The final recommendation was put forward by Mr. Thompson on Friday, after he said he had talked to other commission members. Mr. Thompson and Mr. Cuomo's two other appointees to the commission, William Mulrow, an investment adviser with Blackstone, and Richard Cotton, general counsel of NBC-Universal, all voted for the recommendation. Assembly Speaker Sheldon Silver's appointee, health care executive and former Assembly Democratic majority leader James Tallon, also voted for the recommendation. Judge Lippman's two selections, Robert Fiske Jr. of Davis, Polk & Wardwell, and Kathryn Wylde, president of the Partnership for New York City, voted against the recommendation as did Mark S. Mulholland of Ruskin Moscou Faltischek in Uniondale, the pick of Senate Republican Majority Leader Dean Skelos. Mr. Fiske said Supreme Court justices should get immediate raises to at least $195,000 a year. He estimated that Supreme Court justices have each lost $330,000 from not receiving raises that kept pace with inflation, which has run at about 42 percent since 1999. At the same time, he said that the state has saved $550 million. Ms. Wylde said she did not find the numbers proposed by Mr. Thompson to be unreasonable given the state of the economy. But she worried they were inadequate to show how valued judges are to the state and the legal system. "This is also about the symbolism to a Judiciary that…has felt demeaned, has felt disrespected and I think are looking from this commission…that they are getting some recognition of their status, the status of their role, the kind of thing that will continue to attract and keep good people," Ms. Wylde said. "It's not just the money, but the fact that they are a respected third branch of government."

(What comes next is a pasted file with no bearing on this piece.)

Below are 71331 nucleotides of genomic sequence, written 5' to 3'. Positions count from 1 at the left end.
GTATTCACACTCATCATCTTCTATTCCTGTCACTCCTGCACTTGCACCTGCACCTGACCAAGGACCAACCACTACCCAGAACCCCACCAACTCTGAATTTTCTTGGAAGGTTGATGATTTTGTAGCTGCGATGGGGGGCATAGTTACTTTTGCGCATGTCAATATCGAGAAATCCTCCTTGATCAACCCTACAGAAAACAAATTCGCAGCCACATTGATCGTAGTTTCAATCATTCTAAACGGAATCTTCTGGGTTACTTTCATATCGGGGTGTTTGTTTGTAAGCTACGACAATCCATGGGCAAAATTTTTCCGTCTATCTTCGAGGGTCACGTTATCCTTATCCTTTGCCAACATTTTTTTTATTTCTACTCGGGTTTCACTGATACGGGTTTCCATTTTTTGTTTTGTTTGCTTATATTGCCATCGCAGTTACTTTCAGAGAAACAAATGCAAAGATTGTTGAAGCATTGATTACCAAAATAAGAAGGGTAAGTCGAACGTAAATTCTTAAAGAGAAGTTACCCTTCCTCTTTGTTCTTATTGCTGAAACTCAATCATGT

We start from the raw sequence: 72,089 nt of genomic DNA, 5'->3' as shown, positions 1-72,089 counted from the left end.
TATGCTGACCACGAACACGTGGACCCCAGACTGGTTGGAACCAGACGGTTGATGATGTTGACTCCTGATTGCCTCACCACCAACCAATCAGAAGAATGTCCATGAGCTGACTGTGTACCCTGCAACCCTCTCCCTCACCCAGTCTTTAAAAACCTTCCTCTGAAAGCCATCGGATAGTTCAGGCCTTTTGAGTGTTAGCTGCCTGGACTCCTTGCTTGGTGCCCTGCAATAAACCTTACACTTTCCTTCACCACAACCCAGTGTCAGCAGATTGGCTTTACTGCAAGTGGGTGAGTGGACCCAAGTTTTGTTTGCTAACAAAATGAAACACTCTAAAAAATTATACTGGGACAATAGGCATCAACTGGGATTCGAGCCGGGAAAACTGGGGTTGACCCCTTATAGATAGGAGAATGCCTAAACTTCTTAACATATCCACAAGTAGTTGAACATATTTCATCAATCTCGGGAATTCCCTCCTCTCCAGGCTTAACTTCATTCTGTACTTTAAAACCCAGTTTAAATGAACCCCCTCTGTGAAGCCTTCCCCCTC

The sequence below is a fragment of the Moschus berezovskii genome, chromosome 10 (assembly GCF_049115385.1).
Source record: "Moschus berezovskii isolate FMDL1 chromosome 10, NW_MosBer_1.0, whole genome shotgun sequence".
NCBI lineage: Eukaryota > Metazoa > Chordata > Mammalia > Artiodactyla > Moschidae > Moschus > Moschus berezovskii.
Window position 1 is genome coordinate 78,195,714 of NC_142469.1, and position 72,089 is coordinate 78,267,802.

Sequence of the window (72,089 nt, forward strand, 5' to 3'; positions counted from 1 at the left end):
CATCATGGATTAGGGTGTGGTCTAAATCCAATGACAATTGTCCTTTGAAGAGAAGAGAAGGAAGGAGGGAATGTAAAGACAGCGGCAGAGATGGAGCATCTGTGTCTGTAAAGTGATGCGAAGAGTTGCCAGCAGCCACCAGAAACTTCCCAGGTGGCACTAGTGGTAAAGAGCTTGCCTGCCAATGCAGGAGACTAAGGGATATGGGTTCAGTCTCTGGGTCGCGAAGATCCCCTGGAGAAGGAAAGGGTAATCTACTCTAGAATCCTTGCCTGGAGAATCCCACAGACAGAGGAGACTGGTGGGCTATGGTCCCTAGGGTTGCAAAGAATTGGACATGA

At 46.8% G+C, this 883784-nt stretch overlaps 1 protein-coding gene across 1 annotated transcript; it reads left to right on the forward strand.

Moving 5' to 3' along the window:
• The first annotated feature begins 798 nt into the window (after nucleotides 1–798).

Mr. Mulholland, who proposed immediate pay increases to $192,000 a year, was rebuked by several panel members when he criticized Mr. Tallon for going along with the Cuomo appointees' pay-raise proposal rather than forming a united legislative front with the Senate. "I'm disappointed that the Assembly's legislative appointee does not sufficiently recognize the fundamental importance of this decision to the steady, stable functioning of New York's government," Mr. Mulholland said. "I'm disappointed that the Assembly's legislative appointee has not seen fit to close ranks with me, to stand arm-in-arm with me, the Senate majority's appointee, to show the Judiciary that the full Legislature has its back." Mr. Thompson replied that he considered the seven members of the commission to be independent appointees and not representatives of the Legislature, the governor or the chief judge. "I never looked at myself as the governor's appointee," he said. Mr. Cotton told Mr. Mulholland, "It is highly unfortunate to inject the scoring of political points in this discussion." For his part, Mr. Tallon said he was surprised at being accused of not supporting the Judiciary. "But as I said earlier, this is a politically volatile issue," said Mr. Tallon, a former state assemblyman from the Binghamton area. Mr. Silver said in a statement Friday that the political skirmishing prompted by Mr. Mulholland's comment was what the commission was designed to avoid. "An independent commission was created to take the decision away from the Legislature and away from political finger pointing," Mr. Silver said. "I have not spoken to my appointee to the commission except during the initial process. Each commissioner made an independent determination reflecting their own personal judgment, not the judgment of the Senate, Assembly or governor."